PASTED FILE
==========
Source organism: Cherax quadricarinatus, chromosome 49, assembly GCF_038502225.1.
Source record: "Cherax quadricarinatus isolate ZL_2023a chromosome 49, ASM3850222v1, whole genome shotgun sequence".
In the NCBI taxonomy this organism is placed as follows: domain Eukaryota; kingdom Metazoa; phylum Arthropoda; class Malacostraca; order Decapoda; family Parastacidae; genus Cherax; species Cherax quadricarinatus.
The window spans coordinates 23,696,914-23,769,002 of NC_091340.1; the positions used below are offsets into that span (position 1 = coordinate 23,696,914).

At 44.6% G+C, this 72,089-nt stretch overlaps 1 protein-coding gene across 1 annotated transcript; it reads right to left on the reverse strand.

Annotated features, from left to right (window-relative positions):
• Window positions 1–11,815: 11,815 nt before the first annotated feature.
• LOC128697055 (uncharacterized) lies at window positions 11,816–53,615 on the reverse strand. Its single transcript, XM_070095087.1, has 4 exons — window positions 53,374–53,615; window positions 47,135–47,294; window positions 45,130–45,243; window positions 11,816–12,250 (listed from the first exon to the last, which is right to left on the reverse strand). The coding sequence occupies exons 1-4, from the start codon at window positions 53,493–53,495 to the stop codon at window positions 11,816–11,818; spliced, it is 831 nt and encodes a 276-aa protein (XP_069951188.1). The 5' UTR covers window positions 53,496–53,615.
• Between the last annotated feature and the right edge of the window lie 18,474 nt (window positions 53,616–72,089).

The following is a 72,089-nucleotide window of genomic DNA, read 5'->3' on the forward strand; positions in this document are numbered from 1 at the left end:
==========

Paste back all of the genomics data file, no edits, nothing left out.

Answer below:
Source organism: Cherax quadricarinatus, chromosome 49, assembly GCF_038502225.1.
Source record: "Cherax quadricarinatus isolate ZL_2023a chromosome 49, ASM3850222v1, whole genome shotgun sequence".
In the NCBI taxonomy this organism is placed as follows: domain Eukaryota; kingdom Metazoa; phylum Arthropoda; class Malacostraca; order Decapoda; family Parastacidae; genus Cherax; species Cherax quadricarinatus.
The window spans coordinates 23,696,914-23,769,002 of NC_091340.1; the positions used below are offsets into that span (position 1 = coordinate 23,696,914).

At 44.6% G+C, this 72,089-nt stretch overlaps 1 protein-coding gene across 1 annotated transcript; it reads right to left on the reverse strand.

Annotated features, from left to right (window-relative positions):
• Window positions 1–11,815: 11,815 nt before the first annotated feature.
• LOC128697055 (uncharacterized) lies at window positions 11,816–53,615 on the reverse strand. Its single transcript, XM_070095087.1, has 4 exons — window positions 53,374–53,615; window positions 47,135–47,294; window positions 45,130–45,243; window positions 11,816–12,250 (listed from the first exon to the last, which is right to left on the reverse strand). The coding sequence occupies exons 1-4, from the start codon at window positions 53,493–53,495 to the stop codon at window positions 11,816–11,818; spliced, it is 831 nt and encodes a 276-aa protein (XP_069951188.1). The 5' UTR covers window positions 53,496–53,615.
• Between the last annotated feature and the right edge of the window lie 18,474 nt (window positions 53,616–72,089).

The following is a 72,089-nucleotide window of genomic DNA, read 5'->3' on the forward strand; positions in this document are numbered from 1 at the left end: